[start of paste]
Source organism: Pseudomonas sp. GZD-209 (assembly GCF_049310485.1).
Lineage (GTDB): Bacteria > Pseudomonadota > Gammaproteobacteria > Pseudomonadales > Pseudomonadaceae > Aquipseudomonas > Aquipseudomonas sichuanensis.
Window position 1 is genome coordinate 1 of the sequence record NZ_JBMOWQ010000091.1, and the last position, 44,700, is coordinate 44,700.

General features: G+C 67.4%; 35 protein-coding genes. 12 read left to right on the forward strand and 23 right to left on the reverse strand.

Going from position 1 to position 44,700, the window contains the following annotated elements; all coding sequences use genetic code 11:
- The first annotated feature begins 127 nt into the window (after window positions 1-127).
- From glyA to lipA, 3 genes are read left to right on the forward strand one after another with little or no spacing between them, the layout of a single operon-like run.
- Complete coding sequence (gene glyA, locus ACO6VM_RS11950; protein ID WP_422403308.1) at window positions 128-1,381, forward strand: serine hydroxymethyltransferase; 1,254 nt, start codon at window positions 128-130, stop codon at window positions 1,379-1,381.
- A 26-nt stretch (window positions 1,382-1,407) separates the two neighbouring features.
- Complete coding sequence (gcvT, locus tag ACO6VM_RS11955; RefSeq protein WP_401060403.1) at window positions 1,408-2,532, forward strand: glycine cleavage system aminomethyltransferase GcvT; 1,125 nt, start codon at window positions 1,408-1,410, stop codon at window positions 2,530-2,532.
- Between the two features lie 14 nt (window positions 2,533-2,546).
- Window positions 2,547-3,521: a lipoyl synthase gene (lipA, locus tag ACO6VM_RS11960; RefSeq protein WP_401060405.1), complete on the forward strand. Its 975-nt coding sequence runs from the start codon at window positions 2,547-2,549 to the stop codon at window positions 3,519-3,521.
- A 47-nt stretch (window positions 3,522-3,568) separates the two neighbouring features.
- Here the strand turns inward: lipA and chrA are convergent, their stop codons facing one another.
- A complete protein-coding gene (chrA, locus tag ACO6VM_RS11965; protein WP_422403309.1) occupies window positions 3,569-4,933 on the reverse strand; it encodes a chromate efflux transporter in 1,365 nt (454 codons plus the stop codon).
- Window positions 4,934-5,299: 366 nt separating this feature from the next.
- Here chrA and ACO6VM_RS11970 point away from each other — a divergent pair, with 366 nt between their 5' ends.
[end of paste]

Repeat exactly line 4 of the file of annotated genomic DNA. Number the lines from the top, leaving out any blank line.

General features: G+C 67.4%; 35 protein-coding genes. 12 read left to right on the forward strand and 23 right to left on the reverse strand.